In the week since President Donald Trump’s ban on refugees and travelers from seven Muslim-majority countries, Najwa Elyazgi wasn’t sure she’d make it back to the United States at all, let alone in time to finish her final semester at George Mason University.
After spending a week stranded and alone in Istanbul, Elyazgi finally got home late on Saturday. Before her plane landed at Washington Dulles International Airport, she received a call from Virginia’s Democratic attorney general, Mark Herring, who had sued the Trump administration on her behalf days earlier.
“I’ll be there to welcome you,” Herring said on the call.
Sure enough, he was at the airport to greet the 23-year-old college senior, a Libyan citizen who has been studying in the U.S. since 2014.
“Najwa is a bright, accomplished young woman,” Herring told The Huffington Post on Sunday. “She did not deserve what happened to her.”
Trump’s Jan. 27 executive order suspends refugee resettlement entirely for 120 days, bans Syrian refugees indefinitely, and bans all citizens from Libya, as well as Iran, Iraq, Somalia, Sudan, Syria and Yemen, from entering the U.S. ― even if they hold valid visas.
Elyazgi said Monday she was midair when Trump signed the executive order. Unable to board her connecting flight to Washington, she was forced to grapple with unplanned travel expenses in Istanbul and the worry that she would be unable to graduate.
“I felt destroyed, honestly. I thought, ‘That was my future,’” she told HuffPost.
Wracked with uncertainty, all she did was watch the news, apply to other schools and sleep. At one point, a hotel employee came to check on her after noticing her “Do Not Disturb” sign had been unchanged for four days.
“It was a nightmare. I was not living in that week,” she said.
Elyazgi has already overcome plenty of obstacles to get a college education.
She graduated with the highest GPA in her high school, which earned her a full scholarship to the school of her choice. Elyazgi had enrolled in two different Libyan colleges, but they closed as the country’s civil war broke out. When she decided to enroll at George Mason, the only U.S. embassy in Libya had also closed, so she was forced to secure two visas: the first to travel to the U.K., where she could then process a student visa to the U.S.
But now, as a result of her latest ordeal, Elyazgi is questioning if she even wants to stick with her plan of pursuing further studies in the U.S. after she graduates.
“It was heartbreaking to hear her say she was planning on continuing her education in a master’s degree here, but after what happened to her, she’s planning on pursuing it in Canada or another country,” Herring said.
“Even if we’re successful in getting that ban overturned, a lot of damage has been done that will be hard to overturn,” he added.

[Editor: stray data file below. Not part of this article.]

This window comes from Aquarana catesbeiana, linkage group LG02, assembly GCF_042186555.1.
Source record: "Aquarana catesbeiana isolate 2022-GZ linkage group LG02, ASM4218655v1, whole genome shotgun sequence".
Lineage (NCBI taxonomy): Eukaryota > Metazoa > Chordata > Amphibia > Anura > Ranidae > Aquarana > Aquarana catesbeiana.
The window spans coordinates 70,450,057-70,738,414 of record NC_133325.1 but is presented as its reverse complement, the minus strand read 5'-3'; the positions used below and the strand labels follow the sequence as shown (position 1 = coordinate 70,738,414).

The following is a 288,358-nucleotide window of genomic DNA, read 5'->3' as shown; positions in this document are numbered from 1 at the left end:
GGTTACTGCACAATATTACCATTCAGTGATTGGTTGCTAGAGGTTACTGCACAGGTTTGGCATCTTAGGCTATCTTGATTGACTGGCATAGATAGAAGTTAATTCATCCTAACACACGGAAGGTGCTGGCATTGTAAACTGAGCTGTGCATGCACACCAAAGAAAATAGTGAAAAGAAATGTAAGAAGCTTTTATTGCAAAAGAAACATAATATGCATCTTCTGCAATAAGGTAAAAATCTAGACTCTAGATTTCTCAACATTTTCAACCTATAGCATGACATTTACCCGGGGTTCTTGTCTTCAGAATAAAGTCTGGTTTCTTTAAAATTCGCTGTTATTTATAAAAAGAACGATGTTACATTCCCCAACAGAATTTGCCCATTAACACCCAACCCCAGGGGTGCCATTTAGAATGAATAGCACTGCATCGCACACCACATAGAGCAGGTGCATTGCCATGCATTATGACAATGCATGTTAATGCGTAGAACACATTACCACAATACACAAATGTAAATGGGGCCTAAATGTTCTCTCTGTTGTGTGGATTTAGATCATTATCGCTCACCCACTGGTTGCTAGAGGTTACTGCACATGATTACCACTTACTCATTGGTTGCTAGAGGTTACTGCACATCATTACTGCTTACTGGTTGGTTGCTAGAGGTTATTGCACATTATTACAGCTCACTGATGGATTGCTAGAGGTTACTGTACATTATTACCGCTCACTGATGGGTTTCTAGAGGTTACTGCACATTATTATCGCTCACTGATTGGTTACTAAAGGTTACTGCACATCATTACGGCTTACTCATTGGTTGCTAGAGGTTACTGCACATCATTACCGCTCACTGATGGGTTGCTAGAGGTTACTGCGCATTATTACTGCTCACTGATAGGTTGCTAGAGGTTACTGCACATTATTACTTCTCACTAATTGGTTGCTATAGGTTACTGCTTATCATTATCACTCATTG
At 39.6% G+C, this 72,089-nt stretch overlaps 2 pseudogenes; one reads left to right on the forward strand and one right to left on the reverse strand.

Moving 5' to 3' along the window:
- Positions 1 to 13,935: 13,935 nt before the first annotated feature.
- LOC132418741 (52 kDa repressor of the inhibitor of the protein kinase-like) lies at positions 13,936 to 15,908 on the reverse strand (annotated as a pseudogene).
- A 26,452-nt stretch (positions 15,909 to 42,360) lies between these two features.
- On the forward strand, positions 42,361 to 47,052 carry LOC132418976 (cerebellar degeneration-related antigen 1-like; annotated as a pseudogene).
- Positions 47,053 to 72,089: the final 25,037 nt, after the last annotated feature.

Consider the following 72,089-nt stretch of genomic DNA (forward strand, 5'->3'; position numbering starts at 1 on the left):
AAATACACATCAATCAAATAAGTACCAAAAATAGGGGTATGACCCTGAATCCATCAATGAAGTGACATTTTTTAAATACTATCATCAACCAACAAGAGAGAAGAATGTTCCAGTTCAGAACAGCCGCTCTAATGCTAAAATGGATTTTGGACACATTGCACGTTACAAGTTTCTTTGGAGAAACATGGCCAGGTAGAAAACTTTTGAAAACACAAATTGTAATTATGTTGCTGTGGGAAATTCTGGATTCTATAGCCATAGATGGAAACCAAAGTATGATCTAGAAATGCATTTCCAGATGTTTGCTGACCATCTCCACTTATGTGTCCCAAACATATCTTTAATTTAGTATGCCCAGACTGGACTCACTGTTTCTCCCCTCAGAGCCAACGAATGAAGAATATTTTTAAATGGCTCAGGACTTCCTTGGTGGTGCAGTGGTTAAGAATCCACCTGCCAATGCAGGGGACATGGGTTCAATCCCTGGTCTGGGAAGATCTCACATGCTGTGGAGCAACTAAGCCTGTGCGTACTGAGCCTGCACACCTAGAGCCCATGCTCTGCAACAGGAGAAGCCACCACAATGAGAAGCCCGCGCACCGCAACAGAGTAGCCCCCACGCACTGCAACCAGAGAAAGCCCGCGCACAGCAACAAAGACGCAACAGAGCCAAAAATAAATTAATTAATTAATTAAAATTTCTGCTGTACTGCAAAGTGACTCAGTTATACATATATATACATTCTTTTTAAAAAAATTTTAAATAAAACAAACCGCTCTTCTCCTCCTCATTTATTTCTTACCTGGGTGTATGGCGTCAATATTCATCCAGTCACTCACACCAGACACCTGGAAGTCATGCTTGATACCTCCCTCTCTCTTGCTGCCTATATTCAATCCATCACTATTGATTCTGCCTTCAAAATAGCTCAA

“I was expecting this [kind of ban] to come from Libya; I can’t believe that it’s coming from the United States.”
The first several hours after Trump signed the Jan. 27 executive order were chaotic, Herring said, made worse by the fact that his office was getting “no information” about the details of the travel ban.
Herring learned that students and faculty around Virginia had to cancel plans to present their work at conferences outside the country.
“We’re trying to get our arms around how much damage was caused,” he said.
At least 350 students and faculty members at Virginia Commonwealth University, Virginia Tech, George Mason University, William and Mary and the University of Virginia could be affected by the order, said Virginia’s solicitor general, Stuart Raphael, according to NBC Washington.
The legality of Trump’s executive order is currently being battled out in federal court. If it’s upheld and Elyazgi decides to stay, she would have to choose between studying in the U.S. and not seeing her family for three years until she completes her advanced degree.
The international studies major said she wanted to pursue an education in the U.S. because of its prestigious schools and because the U.S. is “one of the most democratic countries.”
“They respect all religions. In the First Amendment, it says freedom of speech, freedom of religion, everything,” Elyazgi said. “I was expecting this [kind of ban] to come from Libya; I can’t believe that it’s coming from the United States.”
Her feelings toward the American people have changed too, she said ― but for the better. She said even the Customs and Border Protections agent who stamped her papers on Saturday said, “Welcome back. We missed you.”
“The people were there for me,” Elyazgi said.” I felt loved.”